The geneticist at Harvard Medical School has retrieved DNA from more than 900 ancient people. His findings trace the prehistoric migrations of our species.
NYT > Science
Growing the small, green flowers is resource-intensive, and farmers can’t keep up. So scientists engineered yeast to produce the bitter, citrusy, flavor in beer.
The American cockroach has the second largest insect genome ever sequenced. The variety of genes may help it survive in a multitude of environments.
Avid bird-watchers come out annually for the counting program in the San Bernardino National Forest and California state parks, where conservation of eagles has largely been a success.
Kate Brandis, an Australian researcher, has enlisted the public to help her track elusive waterfowl as the country’s wetlands disappear.
Just two members of the charismatic subspecies remain, both female. But scientists still hope to prevent the extinction of the animals.
The honor, regarded by some as a Nobel Prize of mathematics, recognizes work on a “grand unified theory” to connect different areas of mathematics.
At a cost of $1.4 billion, a National Institutes of Health program may help scientists discover links between diseases, genes and lifestyle. But the project faces obstacles.
Hummingbirds have several tricks to survive with a super-high metabolism on a diet of nectar.
How do married clowns make wordless wizardry with balloons, umbrellas, packing peanuts and fabric? Turn on those electric fans.
Nations are protecting vast expanses of open sea but their first priority should be their richly biodiverse coastal waters.
After a report in The Times, the National Institutes of Health will examine whether health officials violated government policy by soliciting donations to fund a study of moderate drinking.
The rasping call of the wood frog, who amazingly emerges from being mostly frozen during the winter, is filling city woodlands right now.
Canada loves its ice, and outdoor hockey is part of the nation's cultural identity. So what happens when winters get too warm for backyard rinks?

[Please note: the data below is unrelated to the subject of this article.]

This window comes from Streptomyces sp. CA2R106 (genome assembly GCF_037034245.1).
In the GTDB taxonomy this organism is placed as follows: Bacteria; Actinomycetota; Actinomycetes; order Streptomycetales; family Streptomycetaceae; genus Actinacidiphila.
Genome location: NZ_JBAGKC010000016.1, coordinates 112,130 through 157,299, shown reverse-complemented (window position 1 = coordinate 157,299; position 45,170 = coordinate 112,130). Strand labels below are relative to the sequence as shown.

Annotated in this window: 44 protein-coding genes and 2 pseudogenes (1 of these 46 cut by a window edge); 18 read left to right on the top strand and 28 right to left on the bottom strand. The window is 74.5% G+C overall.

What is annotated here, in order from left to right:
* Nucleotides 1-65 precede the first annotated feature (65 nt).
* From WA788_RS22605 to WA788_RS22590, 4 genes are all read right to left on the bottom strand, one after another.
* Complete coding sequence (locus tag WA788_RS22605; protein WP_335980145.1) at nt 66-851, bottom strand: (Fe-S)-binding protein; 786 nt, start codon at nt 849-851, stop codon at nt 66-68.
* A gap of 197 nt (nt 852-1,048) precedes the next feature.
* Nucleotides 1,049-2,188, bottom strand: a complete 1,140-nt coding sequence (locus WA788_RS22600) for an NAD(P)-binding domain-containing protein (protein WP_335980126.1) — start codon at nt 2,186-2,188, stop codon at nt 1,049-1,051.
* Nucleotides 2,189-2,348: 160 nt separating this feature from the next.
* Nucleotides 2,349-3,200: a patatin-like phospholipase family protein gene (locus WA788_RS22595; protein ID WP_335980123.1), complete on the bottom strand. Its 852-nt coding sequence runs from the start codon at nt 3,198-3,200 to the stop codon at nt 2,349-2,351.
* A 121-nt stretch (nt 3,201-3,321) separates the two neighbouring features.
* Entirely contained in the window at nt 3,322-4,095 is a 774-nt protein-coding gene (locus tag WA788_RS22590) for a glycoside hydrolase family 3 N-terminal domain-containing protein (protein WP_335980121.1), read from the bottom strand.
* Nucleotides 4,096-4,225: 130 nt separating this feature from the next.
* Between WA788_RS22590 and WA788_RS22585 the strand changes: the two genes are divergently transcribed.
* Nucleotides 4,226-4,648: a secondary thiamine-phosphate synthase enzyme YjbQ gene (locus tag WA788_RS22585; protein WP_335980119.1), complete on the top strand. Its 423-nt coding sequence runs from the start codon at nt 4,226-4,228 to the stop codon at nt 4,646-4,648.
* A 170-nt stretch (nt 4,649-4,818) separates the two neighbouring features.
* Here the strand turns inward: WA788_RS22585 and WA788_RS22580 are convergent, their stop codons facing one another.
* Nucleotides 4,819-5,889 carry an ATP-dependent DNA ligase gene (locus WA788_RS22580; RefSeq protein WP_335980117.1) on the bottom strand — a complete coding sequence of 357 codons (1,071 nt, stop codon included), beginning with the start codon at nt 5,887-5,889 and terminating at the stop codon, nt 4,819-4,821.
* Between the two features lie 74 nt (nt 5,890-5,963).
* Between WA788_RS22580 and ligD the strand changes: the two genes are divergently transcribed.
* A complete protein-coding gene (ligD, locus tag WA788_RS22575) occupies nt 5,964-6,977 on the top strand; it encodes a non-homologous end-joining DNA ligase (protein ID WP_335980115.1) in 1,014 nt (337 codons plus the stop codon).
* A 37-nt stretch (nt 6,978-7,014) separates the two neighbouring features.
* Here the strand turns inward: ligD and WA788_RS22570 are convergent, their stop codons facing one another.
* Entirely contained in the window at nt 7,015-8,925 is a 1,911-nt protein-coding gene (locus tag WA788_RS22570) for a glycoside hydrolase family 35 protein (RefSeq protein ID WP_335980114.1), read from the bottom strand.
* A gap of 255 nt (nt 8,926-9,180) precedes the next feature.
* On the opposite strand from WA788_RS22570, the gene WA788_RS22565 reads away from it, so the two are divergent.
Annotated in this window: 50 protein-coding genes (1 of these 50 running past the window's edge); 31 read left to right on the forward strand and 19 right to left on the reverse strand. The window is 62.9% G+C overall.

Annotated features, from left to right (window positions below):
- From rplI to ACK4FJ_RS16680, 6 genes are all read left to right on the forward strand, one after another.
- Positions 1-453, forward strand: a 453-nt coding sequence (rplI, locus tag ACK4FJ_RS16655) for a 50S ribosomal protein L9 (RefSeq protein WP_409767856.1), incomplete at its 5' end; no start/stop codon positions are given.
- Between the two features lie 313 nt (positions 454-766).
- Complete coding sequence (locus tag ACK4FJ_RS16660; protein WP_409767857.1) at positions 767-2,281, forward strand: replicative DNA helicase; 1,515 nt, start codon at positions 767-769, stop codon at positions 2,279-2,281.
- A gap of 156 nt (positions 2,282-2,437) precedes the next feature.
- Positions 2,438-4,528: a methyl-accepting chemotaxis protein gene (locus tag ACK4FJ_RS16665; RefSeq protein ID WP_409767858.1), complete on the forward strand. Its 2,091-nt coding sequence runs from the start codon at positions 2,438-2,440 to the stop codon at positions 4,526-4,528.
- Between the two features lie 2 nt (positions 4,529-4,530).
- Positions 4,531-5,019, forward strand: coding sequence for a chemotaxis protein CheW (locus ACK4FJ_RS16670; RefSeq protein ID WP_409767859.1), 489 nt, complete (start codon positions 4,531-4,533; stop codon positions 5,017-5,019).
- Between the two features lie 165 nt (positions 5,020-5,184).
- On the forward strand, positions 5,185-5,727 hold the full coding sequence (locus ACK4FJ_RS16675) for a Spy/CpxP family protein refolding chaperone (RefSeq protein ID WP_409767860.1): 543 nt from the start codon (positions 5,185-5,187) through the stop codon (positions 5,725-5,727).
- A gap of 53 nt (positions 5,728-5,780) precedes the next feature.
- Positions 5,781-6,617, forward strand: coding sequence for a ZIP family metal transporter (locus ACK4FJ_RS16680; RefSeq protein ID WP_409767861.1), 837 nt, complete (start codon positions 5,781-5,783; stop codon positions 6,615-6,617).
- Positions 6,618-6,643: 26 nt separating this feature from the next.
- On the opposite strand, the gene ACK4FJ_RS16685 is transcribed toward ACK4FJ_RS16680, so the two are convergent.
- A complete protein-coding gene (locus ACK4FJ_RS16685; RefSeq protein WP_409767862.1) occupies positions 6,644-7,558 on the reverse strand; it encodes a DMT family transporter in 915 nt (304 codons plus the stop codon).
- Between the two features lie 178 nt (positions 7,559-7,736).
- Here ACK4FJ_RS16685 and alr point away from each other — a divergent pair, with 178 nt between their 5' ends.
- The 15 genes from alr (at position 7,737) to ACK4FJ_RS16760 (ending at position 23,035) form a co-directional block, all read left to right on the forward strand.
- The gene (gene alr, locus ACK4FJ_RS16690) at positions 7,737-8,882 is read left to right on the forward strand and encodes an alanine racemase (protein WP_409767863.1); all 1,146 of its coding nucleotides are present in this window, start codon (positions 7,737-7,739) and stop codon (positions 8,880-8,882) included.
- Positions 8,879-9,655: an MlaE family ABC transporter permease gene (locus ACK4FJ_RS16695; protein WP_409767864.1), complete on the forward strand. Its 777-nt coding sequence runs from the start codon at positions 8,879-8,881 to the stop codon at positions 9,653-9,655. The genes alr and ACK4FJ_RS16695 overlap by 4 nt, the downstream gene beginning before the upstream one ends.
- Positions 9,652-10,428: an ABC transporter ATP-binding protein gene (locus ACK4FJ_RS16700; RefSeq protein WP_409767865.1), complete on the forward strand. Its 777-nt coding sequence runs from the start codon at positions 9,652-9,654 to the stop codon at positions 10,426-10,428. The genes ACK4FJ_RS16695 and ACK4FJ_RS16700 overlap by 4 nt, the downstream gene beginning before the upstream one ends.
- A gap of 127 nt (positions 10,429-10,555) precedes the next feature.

The disease, which until recently seemed to be under control in Venezuela, is making an aggressive comeback in the nation, overwhelming its broken health care system.
A hovering hummingbird burns energy faster than any other bird or mammal — and it often lives just hours from starvation.
At a whale biology conference in 1971, one attendee was photographed but not named. Internet sleuths tracked her down.
A Texas suburb was intentionally flooded to save the city of Houston. We followed homeowners as they decided whether to cut their losses or rebuild.
A new category of prescription medical treatments, what executives call digital therapeutics, comes in the form of mobile apps.
The administration is vetting Dr. Robert Redfield, a founder of the University of Maryland’s Institute of Human Virology, for C.D.C. chief.
Satellite imaging, astronomy and a smart hunch about North Korea propaganda confirmed the launching site of the North Korean missile and a new monument.
Scientists and National Institute of Health officials waged a concerted campaign to obtain funding from the alcohol industry for research that may enshrine alcohol as a part of a healthy diet.
After years of austerity, the National Health Service is under enormous strain, so it is paying French doctors to perform some operations on its behalf.
The animals are built with very powerful hind legs, and sharp claws that allow them to grip, and leap and flip.
A rash of news stories this week stemmed from a misinterpreted NASA update from January.
The cascade of ecological benefits that followed the return of wolves to Yellowstone National Park and Idaho suggests opportunities for similar efforts around the planet.
Researchers found an average of 2.3 more reported assaults on the day a rally came to town. The findings appear to confirm news reports about violence at the events.
A study by Northwestern researchers reports that a form of graphene can be used as a less harmful hair color.
Their health problems are a human creation.
The cub, born in Scotland around Christmas, will be the subject of a documentary on Sunday.
Most people will draw a man. Researchers investigate the consequences.
Despite warnings from experts, older people are using more anti-anxiety and sleep medications, putting them at risk of serious side effects and even overdoses.
Roma Agrawal, a pioneering structural engineer for some of the world’s tallest towers, explains the history and beauty of her craft.
After putting a roundworm under a microscope, Dr. Sulston shared a Nobel Prize in 2002 for discoveries on how organisms develop.
Steve is a glowing strip in the night sky, not far from the northern lights. It was named after a cartoon. Now scientists have learned more.
An examination of 20,000 patients finds that more than 800 may have genetic conditions.